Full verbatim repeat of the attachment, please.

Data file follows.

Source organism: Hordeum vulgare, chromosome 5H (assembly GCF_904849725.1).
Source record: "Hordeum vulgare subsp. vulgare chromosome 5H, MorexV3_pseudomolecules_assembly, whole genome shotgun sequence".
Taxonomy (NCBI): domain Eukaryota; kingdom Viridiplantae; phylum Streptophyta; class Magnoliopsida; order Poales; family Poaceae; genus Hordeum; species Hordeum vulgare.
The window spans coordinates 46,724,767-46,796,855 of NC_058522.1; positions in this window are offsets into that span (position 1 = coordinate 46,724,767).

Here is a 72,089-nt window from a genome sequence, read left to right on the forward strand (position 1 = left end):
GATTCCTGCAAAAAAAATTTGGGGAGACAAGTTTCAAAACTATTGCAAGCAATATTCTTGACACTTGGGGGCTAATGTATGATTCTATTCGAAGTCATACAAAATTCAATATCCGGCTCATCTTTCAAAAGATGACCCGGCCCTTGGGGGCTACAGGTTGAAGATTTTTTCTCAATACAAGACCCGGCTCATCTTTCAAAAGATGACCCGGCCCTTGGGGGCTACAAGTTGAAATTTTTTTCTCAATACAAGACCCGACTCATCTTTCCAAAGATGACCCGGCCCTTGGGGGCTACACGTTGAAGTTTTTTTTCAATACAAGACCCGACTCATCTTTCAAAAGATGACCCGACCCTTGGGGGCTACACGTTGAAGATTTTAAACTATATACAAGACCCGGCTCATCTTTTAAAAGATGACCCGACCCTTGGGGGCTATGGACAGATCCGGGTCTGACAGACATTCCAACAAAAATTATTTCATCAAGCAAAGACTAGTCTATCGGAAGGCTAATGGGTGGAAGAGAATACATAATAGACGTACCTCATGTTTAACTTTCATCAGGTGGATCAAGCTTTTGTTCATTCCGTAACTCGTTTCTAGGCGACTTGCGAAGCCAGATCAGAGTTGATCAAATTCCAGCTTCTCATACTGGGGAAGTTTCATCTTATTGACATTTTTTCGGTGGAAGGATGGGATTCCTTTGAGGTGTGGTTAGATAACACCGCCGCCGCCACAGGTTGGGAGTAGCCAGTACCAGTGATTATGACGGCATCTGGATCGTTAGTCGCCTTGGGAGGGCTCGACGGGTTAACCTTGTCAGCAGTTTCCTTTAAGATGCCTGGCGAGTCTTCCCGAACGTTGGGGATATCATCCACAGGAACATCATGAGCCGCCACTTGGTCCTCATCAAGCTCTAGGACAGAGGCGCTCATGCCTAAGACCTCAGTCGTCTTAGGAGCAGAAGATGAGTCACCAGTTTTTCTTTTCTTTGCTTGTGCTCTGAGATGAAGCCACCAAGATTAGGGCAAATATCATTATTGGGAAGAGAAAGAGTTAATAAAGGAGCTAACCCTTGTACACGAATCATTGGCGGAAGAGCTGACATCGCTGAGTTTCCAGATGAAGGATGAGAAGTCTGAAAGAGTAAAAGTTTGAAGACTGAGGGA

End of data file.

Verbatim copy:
Source organism: Hordeum vulgare, chromosome 5H (assembly GCF_904849725.1).
Source record: "Hordeum vulgare subsp. vulgare chromosome 5H, MorexV3_pseudomolecules_assembly, whole genome shotgun sequence".
Taxonomy (NCBI): domain Eukaryota; kingdom Viridiplantae; phylum Streptophyta; class Magnoliopsida; order Poales; family Poaceae; genus Hordeum; species Hordeum vulgare.
The window spans coordinates 46,724,767-46,796,855 of NC_058522.1; positions in this window are offsets into that span (position 1 = coordinate 46,724,767).

Here is a 72,089-nt window from a genome sequence, read left to right on the forward strand (position 1 = left end):
GATTCCTGCAAAAAAAATTTGGGGAGACAAGTTTCAAAACTATTGCAAGCAATATTCTTGACACTTGGGGGCTAATGTATGATTCTATTCGAAGTCATACAAAATTCAATATCCGGCTCATCTTTCAAAAGATGACCCGGCCCTTGGGGGCTACAGGTTGAAGATTTTTTCTCAATACAAGACCCGGCTCATCTTTCAAAAGATGACCCGGCCCTTGGGGGCTACAAGTTGAAATTTTTTTCTCAATACAAGACCCGACTCATCTTTCCAAAGATGACCCGGCCCTTGGGGGCTACACGTTGAAGTTTTTTTTCAATACAAGACCCGACTCATCTTTCAAAAGATGACCCGACCCTTGGGGGCTACACGTTGAAGATTTTAAACTATATACAAGACCCGGCTCATCTTTTAAAAGATGACCCGACCCTTGGGGGCTATGGACAGATCCGGGTCTGACAGACATTCCAACAAAAATTATTTCATCAAGCAAAGACTAGTCTATCGGAAGGCTAATGGGTGGAAGAGAATACATAATAGACGTACCTCATGTTTAACTTTCATCAGGTGGATCAAGCTTTTGTTCATTCCGTAACTCGTTTCTAGGCGACTTGCGAAGCCAGATCAGAGTTGATCAAATTCCAGCTTCTCATACTGGGGAAGTTTCATCTTATTGACATTTTTTCGGTGGAAGGATGGGATTCCTTTGAGGTGTGGTTAGATAACACCGCCGCCGCCACAGGTTGGGAGTAGCCAGTACCAGTGATTATGACGGCATCTGGATCGTTAGTCGCCTTGGGAGGGCTCGACGGGTTAACCTTGTCAGCAGTTTCCTTTAAGATGCCTGGCGAGTCTTCCCGAACGTTGGGGATATCATCCACAGGAACATCATGAGCCGCCACTTGGTCCTCATCAAGCTCTAGGACAGAGGCGCTCATGCCTAAGACCTCAGTCGTCTTAGGAGCAGAAGATGAGTCACCAGTTTTTCTTTTCTTTGCTTGTGCTCTGAGATGAAGCCACCAAGATTAGGGCAAATATCATTATTGGGAAGAGAAAGAGTTAATAAAGGAGCTAACCCTTGTACACGAATCATTGGCGGAAGAGCTGACATCGCTGAGTTTCCAGATGAAGGATGAGAAGTCTGAAAGAGTAAAAGTTTGAAGACTGAGGGA